Mama G declared ( inter alia), “We regret the hurt and sufferings caused from such actions. We take total responsibility on behalf of our ancestors … We realise that we cannot undo the past, but we can remedy the situations through reconciliatory actions that will repair the damage and rebuild trust so that these behaviours will not be repeated.”

My friend Mama G was there, and I congratulated her for her bold admission.

The only Maroon community that did not attend on Monday was Accompong Town in St Elizabeth. Colonel Wallace Sterling of the Moore Town Maroons, in his address to the celebration, lamented the disunity which had crept into the Maroon Federation. After my presentation, he took me aside and shared his discomfiture at the turn of events.

I have been close to the Charles Town Maroons since the days of the late Colonel Frank Lumsden; together in 2008 we watched Usain Bolt (on television) beat the field in Beijing. His successor – Colonel Marcia Douglas – who led a strong contingent to Scott’s Hall – gave a stirring address calling for Maroon unity.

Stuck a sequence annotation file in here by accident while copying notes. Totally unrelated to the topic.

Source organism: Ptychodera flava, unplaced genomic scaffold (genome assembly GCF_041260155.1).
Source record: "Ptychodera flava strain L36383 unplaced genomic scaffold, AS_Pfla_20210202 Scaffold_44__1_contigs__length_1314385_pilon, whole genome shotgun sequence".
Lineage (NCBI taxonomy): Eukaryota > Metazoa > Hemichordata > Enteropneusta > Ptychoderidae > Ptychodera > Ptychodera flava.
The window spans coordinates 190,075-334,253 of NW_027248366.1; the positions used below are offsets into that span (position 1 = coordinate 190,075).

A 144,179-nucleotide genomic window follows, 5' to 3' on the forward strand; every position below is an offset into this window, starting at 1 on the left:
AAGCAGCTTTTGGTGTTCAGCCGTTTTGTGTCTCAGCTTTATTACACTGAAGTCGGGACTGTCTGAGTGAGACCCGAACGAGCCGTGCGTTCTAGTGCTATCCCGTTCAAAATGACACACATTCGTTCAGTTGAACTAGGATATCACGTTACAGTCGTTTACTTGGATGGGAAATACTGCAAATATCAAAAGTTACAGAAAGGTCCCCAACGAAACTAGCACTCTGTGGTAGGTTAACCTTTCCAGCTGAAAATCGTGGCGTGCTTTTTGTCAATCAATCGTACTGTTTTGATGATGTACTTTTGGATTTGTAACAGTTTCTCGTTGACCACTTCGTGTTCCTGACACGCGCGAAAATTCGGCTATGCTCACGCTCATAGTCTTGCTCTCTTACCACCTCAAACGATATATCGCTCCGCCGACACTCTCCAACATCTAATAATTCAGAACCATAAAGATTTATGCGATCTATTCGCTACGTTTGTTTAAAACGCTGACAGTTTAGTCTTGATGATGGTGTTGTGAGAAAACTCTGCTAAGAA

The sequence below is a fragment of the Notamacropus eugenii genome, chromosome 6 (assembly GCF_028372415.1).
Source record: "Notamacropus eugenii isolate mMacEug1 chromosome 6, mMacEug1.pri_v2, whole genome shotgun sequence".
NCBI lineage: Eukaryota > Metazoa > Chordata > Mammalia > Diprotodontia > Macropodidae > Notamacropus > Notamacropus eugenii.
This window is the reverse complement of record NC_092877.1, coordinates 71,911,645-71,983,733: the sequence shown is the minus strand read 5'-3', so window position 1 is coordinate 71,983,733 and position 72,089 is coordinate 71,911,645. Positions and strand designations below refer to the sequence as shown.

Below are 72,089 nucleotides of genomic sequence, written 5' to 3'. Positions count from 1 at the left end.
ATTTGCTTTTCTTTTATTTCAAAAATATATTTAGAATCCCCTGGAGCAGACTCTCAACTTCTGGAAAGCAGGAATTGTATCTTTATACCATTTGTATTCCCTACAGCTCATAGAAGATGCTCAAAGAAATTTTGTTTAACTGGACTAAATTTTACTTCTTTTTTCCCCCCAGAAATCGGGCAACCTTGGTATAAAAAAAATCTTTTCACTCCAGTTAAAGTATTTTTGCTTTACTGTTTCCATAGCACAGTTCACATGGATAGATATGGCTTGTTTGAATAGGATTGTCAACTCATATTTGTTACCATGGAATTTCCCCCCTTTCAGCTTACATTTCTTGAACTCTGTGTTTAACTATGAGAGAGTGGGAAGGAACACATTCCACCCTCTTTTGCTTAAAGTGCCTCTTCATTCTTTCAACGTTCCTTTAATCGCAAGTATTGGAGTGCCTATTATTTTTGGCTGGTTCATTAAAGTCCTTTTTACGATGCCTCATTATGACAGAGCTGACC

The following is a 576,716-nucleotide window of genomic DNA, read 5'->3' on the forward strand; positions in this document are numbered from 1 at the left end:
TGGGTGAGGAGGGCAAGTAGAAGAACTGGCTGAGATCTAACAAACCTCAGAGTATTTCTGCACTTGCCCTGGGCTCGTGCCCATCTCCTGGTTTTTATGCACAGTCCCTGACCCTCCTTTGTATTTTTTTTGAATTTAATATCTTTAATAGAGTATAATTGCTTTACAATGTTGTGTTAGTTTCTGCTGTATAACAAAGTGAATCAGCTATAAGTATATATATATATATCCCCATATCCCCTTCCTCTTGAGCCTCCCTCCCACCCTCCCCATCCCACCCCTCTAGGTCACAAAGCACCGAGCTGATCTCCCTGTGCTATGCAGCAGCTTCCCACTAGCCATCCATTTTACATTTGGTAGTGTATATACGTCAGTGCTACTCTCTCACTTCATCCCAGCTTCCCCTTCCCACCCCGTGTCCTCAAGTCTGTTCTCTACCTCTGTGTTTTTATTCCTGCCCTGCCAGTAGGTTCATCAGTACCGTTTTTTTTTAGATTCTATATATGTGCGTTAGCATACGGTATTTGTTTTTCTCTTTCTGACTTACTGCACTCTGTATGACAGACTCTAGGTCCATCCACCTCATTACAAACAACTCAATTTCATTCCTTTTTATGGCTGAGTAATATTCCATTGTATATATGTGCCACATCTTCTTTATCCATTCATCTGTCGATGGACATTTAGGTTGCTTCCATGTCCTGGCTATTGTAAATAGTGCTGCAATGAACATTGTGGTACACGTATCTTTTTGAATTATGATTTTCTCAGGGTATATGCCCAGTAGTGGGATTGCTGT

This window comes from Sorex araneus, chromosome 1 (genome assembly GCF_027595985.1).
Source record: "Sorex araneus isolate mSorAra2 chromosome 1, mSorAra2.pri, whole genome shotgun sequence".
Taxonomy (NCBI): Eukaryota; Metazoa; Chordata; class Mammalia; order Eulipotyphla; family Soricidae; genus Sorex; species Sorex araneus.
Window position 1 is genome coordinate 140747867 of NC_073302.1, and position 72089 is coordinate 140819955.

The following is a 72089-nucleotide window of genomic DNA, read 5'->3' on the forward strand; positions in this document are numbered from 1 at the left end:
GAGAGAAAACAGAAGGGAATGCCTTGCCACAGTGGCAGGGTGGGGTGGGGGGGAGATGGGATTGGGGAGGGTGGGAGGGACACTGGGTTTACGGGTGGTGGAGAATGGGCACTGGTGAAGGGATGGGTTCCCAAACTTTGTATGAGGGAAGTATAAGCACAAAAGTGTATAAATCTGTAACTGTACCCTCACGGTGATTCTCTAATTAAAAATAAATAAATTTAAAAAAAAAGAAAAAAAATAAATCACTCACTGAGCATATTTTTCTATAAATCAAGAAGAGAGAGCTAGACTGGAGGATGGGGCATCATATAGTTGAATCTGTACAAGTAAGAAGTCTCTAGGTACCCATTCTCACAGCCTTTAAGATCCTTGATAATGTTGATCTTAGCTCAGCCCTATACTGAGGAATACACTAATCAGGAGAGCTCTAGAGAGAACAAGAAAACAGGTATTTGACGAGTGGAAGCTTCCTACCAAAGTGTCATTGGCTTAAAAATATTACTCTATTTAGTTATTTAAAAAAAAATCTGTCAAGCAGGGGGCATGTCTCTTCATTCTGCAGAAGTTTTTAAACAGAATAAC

LEADS BY EXAMPLE

Our gracious host – Colonel Lloyd Latibeaudiere of the Scott’s Hall Maroons – leads by example. On my first visit to Scott’s Hall earlier this year, I encountered him at the head of a crew cleaning the community graveyard in preparation for a ceremony honouring the ancestors. He led his organising team from the front. He made my wife and I welcome, and in his address to the assembly, he explained that, having signed the Treaty, the Maroons felt they had no alternative but to fulfil their obligations. He went on, supporting the theme of reconciliation and resolving differences.